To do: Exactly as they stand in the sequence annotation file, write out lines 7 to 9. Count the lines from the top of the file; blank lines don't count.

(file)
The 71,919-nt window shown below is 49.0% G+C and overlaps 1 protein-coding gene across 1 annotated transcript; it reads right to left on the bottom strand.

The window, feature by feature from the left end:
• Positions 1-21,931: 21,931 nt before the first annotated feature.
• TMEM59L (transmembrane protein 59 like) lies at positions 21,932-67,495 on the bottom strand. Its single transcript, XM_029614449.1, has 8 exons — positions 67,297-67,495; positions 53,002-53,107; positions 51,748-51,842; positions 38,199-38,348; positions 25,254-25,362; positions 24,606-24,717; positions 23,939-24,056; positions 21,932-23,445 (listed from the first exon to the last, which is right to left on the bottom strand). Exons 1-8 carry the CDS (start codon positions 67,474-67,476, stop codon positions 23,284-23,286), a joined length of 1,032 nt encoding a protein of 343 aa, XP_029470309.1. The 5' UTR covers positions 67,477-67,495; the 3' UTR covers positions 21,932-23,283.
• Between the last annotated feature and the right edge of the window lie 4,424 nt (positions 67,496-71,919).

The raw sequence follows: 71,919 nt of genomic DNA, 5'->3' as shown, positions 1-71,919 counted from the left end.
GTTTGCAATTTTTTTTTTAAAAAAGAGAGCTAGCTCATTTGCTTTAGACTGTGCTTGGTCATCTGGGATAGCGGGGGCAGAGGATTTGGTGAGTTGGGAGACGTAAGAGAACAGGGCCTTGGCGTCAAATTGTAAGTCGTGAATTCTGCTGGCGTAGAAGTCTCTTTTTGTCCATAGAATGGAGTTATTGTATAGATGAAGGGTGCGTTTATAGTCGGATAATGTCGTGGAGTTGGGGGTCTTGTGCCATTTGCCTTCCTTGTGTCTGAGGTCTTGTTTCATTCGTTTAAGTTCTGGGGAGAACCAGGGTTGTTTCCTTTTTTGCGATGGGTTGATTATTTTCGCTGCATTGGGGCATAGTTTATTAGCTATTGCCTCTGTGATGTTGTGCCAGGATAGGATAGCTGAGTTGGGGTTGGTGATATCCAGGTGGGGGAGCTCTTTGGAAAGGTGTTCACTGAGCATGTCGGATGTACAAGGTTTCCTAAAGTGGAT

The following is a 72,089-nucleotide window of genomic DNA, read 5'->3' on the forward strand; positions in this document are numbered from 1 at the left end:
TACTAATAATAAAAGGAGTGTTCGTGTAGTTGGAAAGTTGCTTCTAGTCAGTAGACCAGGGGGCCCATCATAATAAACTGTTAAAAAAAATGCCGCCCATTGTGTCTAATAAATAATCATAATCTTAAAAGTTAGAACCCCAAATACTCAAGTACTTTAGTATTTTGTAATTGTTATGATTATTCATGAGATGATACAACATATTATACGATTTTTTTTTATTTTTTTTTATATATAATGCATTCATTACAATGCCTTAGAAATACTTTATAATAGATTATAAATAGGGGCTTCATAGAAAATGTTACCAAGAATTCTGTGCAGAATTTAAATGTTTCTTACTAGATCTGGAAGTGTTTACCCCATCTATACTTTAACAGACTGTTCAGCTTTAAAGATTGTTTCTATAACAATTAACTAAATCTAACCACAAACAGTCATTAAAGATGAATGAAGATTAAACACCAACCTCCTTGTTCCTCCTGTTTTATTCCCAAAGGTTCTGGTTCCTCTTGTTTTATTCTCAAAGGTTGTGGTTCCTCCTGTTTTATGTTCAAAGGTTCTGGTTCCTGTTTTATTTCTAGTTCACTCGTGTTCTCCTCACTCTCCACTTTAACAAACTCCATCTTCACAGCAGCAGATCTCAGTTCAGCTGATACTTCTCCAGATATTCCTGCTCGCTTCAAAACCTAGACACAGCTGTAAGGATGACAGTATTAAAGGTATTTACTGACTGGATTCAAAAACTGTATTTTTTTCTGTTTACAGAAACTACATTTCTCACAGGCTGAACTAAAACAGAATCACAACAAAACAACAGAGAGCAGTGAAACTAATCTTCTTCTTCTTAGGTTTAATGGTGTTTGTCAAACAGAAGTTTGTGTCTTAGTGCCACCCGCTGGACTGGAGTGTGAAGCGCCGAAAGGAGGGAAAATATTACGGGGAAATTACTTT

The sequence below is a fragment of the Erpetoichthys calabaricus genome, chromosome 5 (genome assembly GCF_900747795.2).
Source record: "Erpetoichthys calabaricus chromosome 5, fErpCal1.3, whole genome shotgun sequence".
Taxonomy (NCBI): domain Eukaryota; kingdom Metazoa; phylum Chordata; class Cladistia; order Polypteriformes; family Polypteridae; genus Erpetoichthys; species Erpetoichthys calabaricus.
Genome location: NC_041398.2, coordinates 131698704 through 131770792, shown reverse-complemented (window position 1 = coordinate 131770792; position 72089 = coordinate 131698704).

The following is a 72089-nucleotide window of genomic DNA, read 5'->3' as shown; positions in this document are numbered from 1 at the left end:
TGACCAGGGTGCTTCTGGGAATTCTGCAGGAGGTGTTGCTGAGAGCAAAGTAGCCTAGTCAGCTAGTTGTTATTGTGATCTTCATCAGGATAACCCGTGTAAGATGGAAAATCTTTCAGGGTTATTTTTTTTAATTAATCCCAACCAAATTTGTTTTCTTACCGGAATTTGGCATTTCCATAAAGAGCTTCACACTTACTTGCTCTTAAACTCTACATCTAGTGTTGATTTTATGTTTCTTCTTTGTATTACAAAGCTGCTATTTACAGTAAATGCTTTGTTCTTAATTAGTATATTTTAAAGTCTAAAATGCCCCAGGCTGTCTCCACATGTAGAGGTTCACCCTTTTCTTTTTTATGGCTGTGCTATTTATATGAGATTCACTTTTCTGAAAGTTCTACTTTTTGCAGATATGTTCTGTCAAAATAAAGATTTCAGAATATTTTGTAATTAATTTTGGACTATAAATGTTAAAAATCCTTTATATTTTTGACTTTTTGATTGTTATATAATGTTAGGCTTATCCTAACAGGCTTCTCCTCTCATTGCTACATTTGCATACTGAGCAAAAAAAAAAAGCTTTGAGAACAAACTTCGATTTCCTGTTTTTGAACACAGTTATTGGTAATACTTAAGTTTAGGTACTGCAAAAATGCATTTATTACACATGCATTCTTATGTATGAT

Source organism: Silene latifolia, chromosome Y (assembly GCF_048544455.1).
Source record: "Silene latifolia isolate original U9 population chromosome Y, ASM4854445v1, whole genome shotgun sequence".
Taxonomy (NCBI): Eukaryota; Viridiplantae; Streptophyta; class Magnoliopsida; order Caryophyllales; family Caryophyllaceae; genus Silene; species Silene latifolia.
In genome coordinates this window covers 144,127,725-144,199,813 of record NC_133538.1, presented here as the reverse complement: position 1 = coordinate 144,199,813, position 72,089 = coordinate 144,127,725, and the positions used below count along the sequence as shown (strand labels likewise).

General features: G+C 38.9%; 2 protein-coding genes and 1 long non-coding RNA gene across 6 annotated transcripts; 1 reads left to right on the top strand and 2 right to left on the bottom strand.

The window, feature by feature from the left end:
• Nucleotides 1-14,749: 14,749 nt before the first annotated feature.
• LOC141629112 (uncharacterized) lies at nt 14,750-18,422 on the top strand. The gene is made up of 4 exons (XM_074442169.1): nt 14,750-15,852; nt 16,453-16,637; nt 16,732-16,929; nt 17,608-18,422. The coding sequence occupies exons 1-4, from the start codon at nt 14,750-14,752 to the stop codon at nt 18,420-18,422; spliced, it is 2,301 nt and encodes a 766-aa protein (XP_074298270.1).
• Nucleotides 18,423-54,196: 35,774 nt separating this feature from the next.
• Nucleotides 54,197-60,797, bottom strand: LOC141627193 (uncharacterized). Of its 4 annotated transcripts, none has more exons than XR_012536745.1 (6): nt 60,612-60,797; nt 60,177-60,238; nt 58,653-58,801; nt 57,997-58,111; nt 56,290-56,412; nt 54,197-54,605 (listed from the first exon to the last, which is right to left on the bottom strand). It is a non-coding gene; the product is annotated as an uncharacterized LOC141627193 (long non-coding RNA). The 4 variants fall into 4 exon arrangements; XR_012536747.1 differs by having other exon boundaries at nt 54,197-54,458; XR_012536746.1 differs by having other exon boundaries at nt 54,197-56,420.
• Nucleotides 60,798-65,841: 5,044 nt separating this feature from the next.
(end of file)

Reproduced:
GTTTGCAATTTTTTTTTTAAAAAAGAGAGCTAGCTCATTTGCTTTAGACTGTGCTTGGTCATCTGGGATAGCGGGGGCAGAGGATTTGGTGAGTTGGGAGACGTAAGAGAACAGGGCCTTGGCGTCAAATTGTAAGTCGTGAATTCTGCTGGCGTAGAAGTCTCTTTTTGTCCATAGAATGGAGTTATTGTATAGATGAAGGGTGCGTTTATAGTCGGATAATGTCGTGGAGTTGGGGGTCTTGTGCCATTTGCCTTCCTTGTGTCTGAGGTCTTGTTTCATTCGTTTAAGTTCTGGGGAGAACCAGGGTTGTTTCCTTTTTTGCGATGGGTTGATTATTTTCGCTGCATTGGGGCATAGTTTATTAGCTATTGCCTCTGTGATGTTGTGCCAGGATAGGATAGCTGAGTTGGGGTTGGTGATATCCAGGTGGGGGAGCTCTTTGGAAAGGTGTTCACTGAGCATGTCGGATGTACAAGGTTTCCTAAAGTGGAT

The following is a 72,089-nucleotide window of genomic DNA, read 5'->3' on the forward strand; positions in this document are numbered from 1 at the left end:
TACTAATAATAAAAGGAGTGTTCGTGTAGTTGGAAAGTTGCTTCTAGTCAGTAGACCAGGGGGCCCATCATAATAAACTGTTAAAAAAAATGCCGCCCATTGTGTCTAATAAATAATCATAATCTTAAAAGTTAGAACCCCAAATACTCAAGTACTTTAGTATTTTGTAATTGTTATGATTATTCATGAGATGATACAACATATTATACGATTTTTTTTTATTTTTTTTTATATATAATGCATTCATTACAATGCCTTAGAAATACTTTATAATAGATTATAAATAGGGGCTTCATAGAAAATGTTACCAAGAATTCTGTGCAGAATTTAAATGTTTCTTACTAGATCTGGAAGTGTTTACCCCATCTATACTTTAACAGACTGTTCAGCTTTAAAGATTGTTTCTATAACAATTAACTAAATCTAACCACAAACAGTCATTAAAGATGAATGAAGATTAAACACCAACCTCCTTGTTCCTCCTGTTTTATTCCCAAAGGTTCTGGTTCCTCTTGTTTTATTCTCAAAGGTTGTGGTTCCTCCTGTTTTATGTTCAAAGGTTCTGGTTCCTGTTTTATTTCTAGTTCACTCGTGTTCTCCTCACTCTCCACTTTAACAAACTCCATCTTCACAGCAGCAGATCTCAGTTCAGCTGATACTTCTCCAGATATTCCTGCTCGCTTCAAAACCTAGACACAGCTGTAAGGATGACAGTATTAAAGGTATTTACTGACTGGATTCAAAAACTGTATTTTTTTCTGTTTACAGAAACTACATTTCTCACAGGCTGAACTAAAACAGAATCACAACAAAACAACAGAGAGCAGTGAAACTAATCTTCTTCTTCTTAGGTTTAATGGTGTTTGTCAAACAGAAGTTTGTGTCTTAGTGCCACCCGCTGGACTGGAGTGTGAAGCGCCGAAAGGAGGGAAAATATTACGGGGAAATTACTTT